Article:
How to take a personal day when you work for yourself

One of the craziest things about being your own boss is that, if you're anything like me, you probably swing wildly between being the world's coolest boss ("Sure, you can take Friday off. You know what? Go ahead and take Thursday afternoon too if you want.") and a Devil Wears Prada-style boss from hell ("What do you mean you only met your goals? You know we don't accept anything less than exceeding every single goal we set. Get back under your desk in the fetal position until you learn to be better than perfect!")

Just me?

And my bipolar boss issues are never more unpredictable than when I need to take a personal day. Sometimes, I'll just be a little tired and somehow justify spending the rest of the day on the couch reading celebrity gossip. Other days? I'll have a full-blown fever and still try to get a full workday in. 

It's a tough line to walk, so I've tried to establish some guidelines for myself.

How to take a personal day when you work for yourself

1. Be flexible 

Sometimes you're just not feeling all that motivated. You look at your daily to-do list, see something that takes way too much energy for how you're feeling and since you can't do what you'd planned to do, you write off the whole day completely.

Take me for example. I batch my tasks, so Monday is one of my client work days. A couple weeks ago, I had an emotionally rough week that turned into an even rougher weekend, so when Monday rolled around, I just didn't feel up to dealing with client work. It's important to me to give my best to my clients and I simply didn't have anything more to give that day.

So what did I do instead?

Nothing. Not a damn thing. I sat around the entire day, procrastinating from client work, eating popcorn and being grumpy. You know, like an adult.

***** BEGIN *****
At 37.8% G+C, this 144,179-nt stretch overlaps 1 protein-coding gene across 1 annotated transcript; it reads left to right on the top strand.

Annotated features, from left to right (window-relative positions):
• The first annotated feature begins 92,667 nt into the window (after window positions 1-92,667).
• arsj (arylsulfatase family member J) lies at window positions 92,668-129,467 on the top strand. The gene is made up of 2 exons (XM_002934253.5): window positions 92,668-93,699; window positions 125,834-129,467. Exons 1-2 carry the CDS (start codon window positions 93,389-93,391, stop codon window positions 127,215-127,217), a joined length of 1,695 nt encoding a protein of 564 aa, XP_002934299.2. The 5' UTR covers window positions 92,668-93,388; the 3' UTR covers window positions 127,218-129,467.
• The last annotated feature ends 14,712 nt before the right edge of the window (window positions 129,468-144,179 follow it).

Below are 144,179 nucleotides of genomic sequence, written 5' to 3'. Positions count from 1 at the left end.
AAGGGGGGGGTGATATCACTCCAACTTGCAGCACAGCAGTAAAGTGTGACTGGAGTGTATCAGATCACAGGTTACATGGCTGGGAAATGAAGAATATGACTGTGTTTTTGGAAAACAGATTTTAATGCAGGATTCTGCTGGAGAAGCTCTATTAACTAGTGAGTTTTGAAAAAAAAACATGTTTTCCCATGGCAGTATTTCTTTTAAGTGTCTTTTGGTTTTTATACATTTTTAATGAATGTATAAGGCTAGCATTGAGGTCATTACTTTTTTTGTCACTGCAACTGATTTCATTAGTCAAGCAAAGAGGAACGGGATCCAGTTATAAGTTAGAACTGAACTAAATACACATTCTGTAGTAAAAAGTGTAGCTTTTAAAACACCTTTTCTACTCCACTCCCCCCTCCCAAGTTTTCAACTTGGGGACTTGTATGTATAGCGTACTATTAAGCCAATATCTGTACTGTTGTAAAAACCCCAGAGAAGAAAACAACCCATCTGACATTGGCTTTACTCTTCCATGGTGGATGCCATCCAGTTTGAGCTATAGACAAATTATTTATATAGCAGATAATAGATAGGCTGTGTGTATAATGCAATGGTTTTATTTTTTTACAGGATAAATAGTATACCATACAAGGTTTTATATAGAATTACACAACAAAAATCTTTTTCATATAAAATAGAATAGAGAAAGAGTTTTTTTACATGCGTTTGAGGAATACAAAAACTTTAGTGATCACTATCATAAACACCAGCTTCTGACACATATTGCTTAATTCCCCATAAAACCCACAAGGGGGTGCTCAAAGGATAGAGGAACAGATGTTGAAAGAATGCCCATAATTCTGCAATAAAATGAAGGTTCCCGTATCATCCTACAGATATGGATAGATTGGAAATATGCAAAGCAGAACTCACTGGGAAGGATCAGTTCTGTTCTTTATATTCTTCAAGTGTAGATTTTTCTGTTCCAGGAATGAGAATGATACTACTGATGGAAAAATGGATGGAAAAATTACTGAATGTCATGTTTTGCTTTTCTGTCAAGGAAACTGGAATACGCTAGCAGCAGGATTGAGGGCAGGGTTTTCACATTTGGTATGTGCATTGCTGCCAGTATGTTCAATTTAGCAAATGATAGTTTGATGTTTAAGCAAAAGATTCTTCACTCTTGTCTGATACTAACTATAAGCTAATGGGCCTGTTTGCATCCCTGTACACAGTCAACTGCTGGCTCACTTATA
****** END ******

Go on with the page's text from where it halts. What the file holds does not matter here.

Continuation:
Which it ridiculous. Just because I couldn't do the work I'd planned to do, it doesn't mean I couldn't do anything. It didn't have to be all or nothing. Because, let's face it:

At the end of the day, the small thing you did do is better than the big thing you didn't do.

So the next time I’m feeling under the weather, I want to be more flexible about my task list. If I’m not in the physical or emotional state to write, maybe I can do admin instead. Or get through a few emails. Or spend the day planning or learning, instead of forcing myself to create. 

As entrepreneurs, we always have a million things we could be doing. If you really can’t handle doing one task, look at your to-do list, pick the one you’re most capable of doing and get to work.

2. Be honest

Listen, there will definitely be days you seriously can’t work. You’re sick. Your kid is sick. There’s shit going on in your life that is taking up all of your emotional energy. 

And that’s fine. By all means, don’t work if you can’t.

But just be honest with yourself about whether or not you can. Because it’s so easy to convince yourself that you can’t work, when in reality, it’s just that you don’t want to. Maybe you’re just feeling lazy. Or you’re in a bad mood. Or you’re tired. Or you're just really f---ing sad. It's especially hard when you work by yourself from home and have no outside accountability.

It’s too easy to let yourself off the hook simply because you don’t feel like working. 

Which is exactly what I did on that useless, grumpy Monday. Sure, I wasn't feeling all that great, but I wasn’t incapacitated. There’s no reason I couldn’t have gotten something done.

So yes, be easy on yourself when you really need it, but be honest with yourself as well.

3. Be compassionate